The first chemical element in the periodic table. It has the atomic symbol H, atomic number 1, and atomic weight [1.00784; 1.00811]. It exists, under normal conditions, as a colorless, odorless, tasteless, diatomic gas. Hydrogen ions are PROTONS. Besides the common H1 isotope, hydrogen exists as the stable isotope DEUTERIUM and the unstable, radioactive isotope TRITIUM.
Works containing information articles on subjects in every field of knowledge, usually arranged in alphabetical order, or a similar work limited to a special field or subject. (From The ALA Glossary of Library and Information Science, 1983)
Sequential operating programs and data which instruct the functioning of a digital computer.
NATIONAL LIBRARY OF MEDICINE service for health professionals and consumers. It links extensive information from the National Institutes of Health and other reviewed sources of information on specific diseases and conditions.
A procedure consisting of a sequence of algebraic formulas and/or logical steps to calculate or determine a given task.
A loose confederation of computer communication networks around the world. The networks that make up the Internet are connected through several backbone networks. The Internet grew out of the US Government ARPAnet project and was designed to facilitate information exchange.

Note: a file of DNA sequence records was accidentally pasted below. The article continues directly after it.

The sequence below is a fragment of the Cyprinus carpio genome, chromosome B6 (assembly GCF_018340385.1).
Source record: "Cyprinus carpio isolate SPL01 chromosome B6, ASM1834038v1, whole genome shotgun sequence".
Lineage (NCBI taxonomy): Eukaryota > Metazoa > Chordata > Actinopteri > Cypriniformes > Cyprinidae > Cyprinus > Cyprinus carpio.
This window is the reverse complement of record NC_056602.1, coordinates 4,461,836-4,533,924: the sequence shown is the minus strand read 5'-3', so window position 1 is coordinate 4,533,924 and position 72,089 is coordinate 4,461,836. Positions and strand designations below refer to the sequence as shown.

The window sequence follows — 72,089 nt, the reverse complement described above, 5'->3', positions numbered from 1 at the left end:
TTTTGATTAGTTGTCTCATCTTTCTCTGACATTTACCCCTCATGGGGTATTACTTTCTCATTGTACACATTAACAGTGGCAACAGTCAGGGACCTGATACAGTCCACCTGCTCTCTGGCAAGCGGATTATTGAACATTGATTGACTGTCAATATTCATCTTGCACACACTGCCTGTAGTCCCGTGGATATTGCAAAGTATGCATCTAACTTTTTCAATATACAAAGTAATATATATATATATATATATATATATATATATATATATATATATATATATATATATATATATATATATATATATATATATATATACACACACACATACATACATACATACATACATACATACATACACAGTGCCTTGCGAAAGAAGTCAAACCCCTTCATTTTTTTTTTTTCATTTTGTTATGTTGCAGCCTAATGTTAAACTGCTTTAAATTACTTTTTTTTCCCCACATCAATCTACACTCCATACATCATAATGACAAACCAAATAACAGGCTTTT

The faculty of expressing the amusing, clever, or comical or the keen perception and cleverly apt expression of connections between ideas that awaken amusement and pleasure. (From Random House Unabridged Dictionary, 2d ed)
Analog or digital communications device in which the user has a wireless connection from a telephone to a nearby transmitter. It is termed cellular because the service area is divided into multiple "cells." As the user moves from one cell area to another, the call is transferred to the local transmitter.
The observation and analysis of movements in a task with an emphasis on the amount of time required to perform the task.
Large natural streams of FRESH WATER formed by converging tributaries and which empty into a body of water (lake or ocean).
The affective response to an actual current external danger which subsides with the elimination of the threatening condition.
The position or attitude of the body.